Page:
Date posted: 31/08/2023

Submission on attributing GST input tax credits – exposure draft legislation

Treasury has released draft legislation regarding the attribution of GST input tax credits. CA ANZ recommends that introduction of the proposed provisions to Parliament be delayed

In brief

  • There are three different issues affecting input tax credits attribution which require contemporaneous consideration.
  • The ATO’s interpretation of “taken into account in an assessment” will affect the effectiveness of the draft legislation
  • CA ANZ questions the effectiveness and compliance costs of requiring an election to attribute input tax credits

Treasury has released draft legislation regarding the attribution of input tax credits that is contained in “Treasury Laws Amendment (Measures 4 for Consultation) Bill 2023.”

CA ANZ recommends that introduction of these proposed provisions to Parliament be delayed so that the interaction of these provisions can be considered contemporaneously with other expected changes involving input tax credits to ensure that the interactions work as intended.

CA ANZ raises queries regarding:

  1. how the exposure draft provisions will interact with the Legislative Instrument 2023/D13.  The intent of LI 2023/D13 is to enable taxpayers to rectify GST errors from a prior tax period in a return for a subsequent tax period in certain circumstances, thus removing the need to lodge an amendment request. The legislative instrument affects the net amount of a later period but is silent about attribution.  CA ANZ suggests that it would be useful to have an express provision dealing with attribution of GST and income tax credits under the Determination and making clear that such errors do not then fall under the proposed new subsection 29-10(4) thus needing an election to be made.
  2. The lack of guidance regarding how the ATO will interpret the meaning of “taken into account in an assessment” in section 93-5 GST Act.  MT 2018/D6 which contained the ATO understanding of this phrase was withdrawn in December 2019 due to judicial decisions which contradicted the ATO’s stated position.  The ATO has not issued new guidance on this matter.  This will impact this current consultation as that phrase is also used in the proposed new section 29-10(4)(b).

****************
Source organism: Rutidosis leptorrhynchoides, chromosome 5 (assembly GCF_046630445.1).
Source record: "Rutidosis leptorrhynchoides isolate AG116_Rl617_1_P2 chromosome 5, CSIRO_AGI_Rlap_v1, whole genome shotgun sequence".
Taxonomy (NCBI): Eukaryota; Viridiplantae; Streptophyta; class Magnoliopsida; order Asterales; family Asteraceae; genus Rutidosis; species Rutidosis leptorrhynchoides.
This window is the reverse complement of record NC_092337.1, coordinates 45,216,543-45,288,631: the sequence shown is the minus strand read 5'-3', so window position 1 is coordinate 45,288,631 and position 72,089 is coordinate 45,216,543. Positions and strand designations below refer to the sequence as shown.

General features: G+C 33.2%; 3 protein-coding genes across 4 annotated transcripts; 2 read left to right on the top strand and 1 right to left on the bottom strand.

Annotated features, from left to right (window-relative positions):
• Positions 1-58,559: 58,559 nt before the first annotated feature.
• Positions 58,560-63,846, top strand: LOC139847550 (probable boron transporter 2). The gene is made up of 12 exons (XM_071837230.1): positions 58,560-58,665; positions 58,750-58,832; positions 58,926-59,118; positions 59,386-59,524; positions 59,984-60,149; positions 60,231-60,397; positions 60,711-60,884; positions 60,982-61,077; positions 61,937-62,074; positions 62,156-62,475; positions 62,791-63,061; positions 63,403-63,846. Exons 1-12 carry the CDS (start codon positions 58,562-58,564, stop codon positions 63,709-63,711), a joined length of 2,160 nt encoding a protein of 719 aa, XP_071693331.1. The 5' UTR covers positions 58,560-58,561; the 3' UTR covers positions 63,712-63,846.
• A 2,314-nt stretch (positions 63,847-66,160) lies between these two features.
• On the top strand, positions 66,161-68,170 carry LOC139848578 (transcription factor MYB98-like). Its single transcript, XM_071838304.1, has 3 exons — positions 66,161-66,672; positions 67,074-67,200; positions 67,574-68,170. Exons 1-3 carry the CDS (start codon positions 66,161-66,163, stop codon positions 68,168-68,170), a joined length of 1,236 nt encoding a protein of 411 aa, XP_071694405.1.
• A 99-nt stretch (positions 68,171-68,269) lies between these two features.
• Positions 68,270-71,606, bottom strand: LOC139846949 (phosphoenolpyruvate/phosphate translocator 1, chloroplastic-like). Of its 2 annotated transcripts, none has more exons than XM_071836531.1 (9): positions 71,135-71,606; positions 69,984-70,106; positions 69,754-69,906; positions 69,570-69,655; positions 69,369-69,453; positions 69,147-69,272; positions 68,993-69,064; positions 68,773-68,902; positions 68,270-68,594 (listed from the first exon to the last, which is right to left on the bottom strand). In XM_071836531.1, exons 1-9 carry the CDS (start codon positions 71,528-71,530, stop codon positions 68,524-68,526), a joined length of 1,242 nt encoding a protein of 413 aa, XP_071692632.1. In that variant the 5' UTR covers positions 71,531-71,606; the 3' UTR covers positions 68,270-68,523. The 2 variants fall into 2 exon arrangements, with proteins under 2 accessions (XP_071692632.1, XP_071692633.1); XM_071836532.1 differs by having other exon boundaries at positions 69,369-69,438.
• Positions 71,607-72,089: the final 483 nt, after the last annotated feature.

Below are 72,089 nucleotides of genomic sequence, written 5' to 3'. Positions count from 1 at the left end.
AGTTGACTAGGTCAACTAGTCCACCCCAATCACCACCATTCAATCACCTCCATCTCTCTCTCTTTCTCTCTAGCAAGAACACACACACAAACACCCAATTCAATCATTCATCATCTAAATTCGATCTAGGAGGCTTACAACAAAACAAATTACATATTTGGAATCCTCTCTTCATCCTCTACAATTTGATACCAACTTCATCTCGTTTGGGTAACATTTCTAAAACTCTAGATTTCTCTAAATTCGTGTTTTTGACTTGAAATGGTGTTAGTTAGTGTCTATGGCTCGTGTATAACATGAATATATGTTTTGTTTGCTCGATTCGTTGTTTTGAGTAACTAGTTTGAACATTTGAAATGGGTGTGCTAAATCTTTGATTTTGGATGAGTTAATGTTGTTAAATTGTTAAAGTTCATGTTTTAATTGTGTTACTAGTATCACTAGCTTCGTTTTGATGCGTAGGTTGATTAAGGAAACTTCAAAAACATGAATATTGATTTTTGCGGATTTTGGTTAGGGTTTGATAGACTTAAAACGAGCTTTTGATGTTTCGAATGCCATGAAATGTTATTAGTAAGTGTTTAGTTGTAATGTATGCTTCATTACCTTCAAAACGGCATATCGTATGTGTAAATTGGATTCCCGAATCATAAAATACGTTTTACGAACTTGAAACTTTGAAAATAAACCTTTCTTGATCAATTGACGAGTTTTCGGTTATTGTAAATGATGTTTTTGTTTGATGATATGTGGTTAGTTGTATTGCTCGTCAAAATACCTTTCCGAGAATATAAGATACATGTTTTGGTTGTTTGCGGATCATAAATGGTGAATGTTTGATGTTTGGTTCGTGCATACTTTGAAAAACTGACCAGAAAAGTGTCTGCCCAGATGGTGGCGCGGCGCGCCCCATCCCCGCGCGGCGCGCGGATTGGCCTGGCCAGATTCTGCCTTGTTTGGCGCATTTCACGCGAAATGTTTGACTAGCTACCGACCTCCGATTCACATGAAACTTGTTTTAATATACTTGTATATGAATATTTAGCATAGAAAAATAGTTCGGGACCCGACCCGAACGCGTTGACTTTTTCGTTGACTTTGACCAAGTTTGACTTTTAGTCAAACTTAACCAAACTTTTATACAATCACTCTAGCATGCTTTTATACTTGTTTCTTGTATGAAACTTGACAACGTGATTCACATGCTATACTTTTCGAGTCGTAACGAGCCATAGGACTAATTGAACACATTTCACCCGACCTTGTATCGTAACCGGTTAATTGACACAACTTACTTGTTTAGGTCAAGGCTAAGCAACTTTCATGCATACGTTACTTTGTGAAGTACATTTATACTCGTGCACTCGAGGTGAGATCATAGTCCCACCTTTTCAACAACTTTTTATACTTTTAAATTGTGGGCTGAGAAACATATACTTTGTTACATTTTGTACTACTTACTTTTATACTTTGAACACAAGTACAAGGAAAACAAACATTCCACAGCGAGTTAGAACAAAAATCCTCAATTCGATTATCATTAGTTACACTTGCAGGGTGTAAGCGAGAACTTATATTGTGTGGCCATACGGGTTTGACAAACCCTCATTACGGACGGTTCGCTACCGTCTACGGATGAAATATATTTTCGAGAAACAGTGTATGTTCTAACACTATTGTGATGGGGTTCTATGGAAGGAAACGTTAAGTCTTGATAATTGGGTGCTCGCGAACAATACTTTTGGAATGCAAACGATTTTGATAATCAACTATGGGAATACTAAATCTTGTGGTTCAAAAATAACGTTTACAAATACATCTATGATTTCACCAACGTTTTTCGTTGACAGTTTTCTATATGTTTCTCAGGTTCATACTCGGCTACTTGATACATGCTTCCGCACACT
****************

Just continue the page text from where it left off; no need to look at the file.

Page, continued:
To trigger the ability to use these attribution provisions the proposed legislation requires an election to be made.  CA ANZ has two concerns about the use of the election.

  1. It allows the wrongly attributed input tax credit to be applied to a subsequent period but not a prior period.  A common situation is where a corporate has acquired a good/service during a tax period and has the tax invoice before the business activity statement (BAS) is lodged, but the accounts payable department process the tax invoice in the next tax period.  Therefore, the input tax credit is claimed in the subsequent BAS.  The proposed election would not cover this scenario.
  2. An election is an extra compliance burden which is not needed when natural business system records can be relied upon.  

Correcting GST errors and legislative determination 2023/D13

CA ANZ has lodged a submission about legislative determination 2023/D3 which outlines the ATO’s views on when a GST error ATO can be corrected.

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